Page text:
-Features the voices of Ariana DeBose, Chris Pine, Alan Tudyk, Harvey Guillen, and Victor Garber.

– If you love any and all things Disney, you will fall in love with Wish from the very beginning as it stands for everything Disney has excelled at over the last 100 years. It’s truly a celebration story with a dynamic new character in Asha.

-The animators have chosen to go back to their classic animation style giving it that 2D look while keeping Asha and Magnifico contemporary in their character designs. She’s no damsel in distress princess pining over Prince Charming. She’s a strong brown girl with braids who is looking out for her community. Ariana DeBose makes Asha a fighter, the young rebel who stands up and wants to make things better. In true Disney fashion, she lives in a cottage in the middle of the woods and talks to her friend, a baby pet donkey.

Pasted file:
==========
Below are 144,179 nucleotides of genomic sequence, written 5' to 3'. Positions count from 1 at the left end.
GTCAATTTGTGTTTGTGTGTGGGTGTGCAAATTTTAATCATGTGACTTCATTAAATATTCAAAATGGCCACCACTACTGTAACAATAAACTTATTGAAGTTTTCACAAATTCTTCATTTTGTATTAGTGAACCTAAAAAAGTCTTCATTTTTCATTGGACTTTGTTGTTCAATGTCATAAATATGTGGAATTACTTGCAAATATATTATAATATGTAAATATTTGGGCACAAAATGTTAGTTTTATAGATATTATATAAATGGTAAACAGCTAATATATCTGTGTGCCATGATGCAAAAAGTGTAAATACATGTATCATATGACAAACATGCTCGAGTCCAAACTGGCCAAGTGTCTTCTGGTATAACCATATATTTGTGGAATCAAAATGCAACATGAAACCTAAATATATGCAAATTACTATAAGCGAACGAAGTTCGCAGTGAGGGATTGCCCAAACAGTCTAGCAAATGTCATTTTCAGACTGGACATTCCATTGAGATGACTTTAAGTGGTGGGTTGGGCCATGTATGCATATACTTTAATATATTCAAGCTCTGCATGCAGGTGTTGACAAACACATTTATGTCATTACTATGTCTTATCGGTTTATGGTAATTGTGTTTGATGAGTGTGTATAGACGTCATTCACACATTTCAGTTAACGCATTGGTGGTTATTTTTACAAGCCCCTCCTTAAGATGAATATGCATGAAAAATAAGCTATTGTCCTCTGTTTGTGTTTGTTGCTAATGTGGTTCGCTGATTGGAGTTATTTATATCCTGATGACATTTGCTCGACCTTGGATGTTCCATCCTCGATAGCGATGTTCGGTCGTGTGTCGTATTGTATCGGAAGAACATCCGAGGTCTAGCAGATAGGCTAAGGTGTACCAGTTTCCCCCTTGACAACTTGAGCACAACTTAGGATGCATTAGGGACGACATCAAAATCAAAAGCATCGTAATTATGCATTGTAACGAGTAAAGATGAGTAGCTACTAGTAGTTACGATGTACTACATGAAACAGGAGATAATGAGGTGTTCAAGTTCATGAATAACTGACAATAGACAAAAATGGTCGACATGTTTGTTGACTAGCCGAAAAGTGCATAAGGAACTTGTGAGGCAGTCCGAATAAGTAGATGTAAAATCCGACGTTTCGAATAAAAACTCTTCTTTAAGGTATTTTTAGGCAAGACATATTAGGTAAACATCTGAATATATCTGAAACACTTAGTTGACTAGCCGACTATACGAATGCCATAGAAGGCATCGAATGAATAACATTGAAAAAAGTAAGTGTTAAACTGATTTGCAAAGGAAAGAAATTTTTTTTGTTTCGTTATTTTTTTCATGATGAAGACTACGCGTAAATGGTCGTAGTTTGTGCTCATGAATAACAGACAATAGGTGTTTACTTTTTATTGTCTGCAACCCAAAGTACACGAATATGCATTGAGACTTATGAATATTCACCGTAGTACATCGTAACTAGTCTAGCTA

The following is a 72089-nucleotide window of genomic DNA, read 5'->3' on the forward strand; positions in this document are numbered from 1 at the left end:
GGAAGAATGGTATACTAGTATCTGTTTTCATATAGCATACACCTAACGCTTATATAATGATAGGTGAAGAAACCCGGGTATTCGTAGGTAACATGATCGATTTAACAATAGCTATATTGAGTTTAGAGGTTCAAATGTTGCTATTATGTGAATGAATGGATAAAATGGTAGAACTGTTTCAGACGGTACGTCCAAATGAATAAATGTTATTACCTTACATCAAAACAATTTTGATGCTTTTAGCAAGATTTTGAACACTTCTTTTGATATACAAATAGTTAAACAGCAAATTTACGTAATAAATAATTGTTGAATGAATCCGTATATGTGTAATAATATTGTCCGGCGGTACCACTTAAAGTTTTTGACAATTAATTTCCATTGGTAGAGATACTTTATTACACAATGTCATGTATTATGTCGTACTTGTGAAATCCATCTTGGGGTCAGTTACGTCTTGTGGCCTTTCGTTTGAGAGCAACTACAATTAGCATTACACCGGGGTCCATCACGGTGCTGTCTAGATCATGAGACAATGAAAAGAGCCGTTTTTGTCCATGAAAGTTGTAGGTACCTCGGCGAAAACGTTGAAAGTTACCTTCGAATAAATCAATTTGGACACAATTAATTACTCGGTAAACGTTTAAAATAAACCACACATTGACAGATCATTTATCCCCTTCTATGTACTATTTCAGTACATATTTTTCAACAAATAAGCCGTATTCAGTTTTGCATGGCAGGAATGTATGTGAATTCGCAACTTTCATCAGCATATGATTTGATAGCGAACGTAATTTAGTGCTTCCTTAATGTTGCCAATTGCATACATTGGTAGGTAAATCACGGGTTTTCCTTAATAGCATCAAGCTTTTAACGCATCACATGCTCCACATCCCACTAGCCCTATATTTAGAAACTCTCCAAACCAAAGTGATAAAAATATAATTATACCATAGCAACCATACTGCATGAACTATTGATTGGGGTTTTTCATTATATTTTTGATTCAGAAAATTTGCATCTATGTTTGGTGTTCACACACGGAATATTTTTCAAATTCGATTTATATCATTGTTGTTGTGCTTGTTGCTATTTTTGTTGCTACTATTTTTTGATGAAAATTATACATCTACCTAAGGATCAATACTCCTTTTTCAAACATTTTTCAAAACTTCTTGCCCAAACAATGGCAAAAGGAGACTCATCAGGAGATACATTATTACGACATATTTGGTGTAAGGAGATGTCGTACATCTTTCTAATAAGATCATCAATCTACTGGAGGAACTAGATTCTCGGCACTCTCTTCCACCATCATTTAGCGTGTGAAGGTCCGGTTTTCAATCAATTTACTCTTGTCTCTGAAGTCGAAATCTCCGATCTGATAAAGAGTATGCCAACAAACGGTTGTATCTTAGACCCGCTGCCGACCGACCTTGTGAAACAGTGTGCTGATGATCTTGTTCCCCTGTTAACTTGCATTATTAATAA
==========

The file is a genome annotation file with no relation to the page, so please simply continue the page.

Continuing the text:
-Magnifico has the slicked back salt and pepper hair with a goatee. You find out he’s essentially a con artist who has duped over the entire town with his lies and deceit.

-There are so many direct references to classic Disney moments like Asha literally wishing upon a star much like Pinocchio. She gathers seven friends much like Snow White, and so forth. I don’t want to give away all the surprises, but it becomes a treasure trove of Disney Easter Eggs all the way through the credits.

-Disney is known for their timeless music, and Wish is no different with new anthems written by pop vocalist and songwriter Julia Michaels and Benjamin Rice. They’ve written catchy music that Ariana DeBose delivers with her powerhouse vocals.

Wish is pure Disney magic in every way enchanting audience like they do best.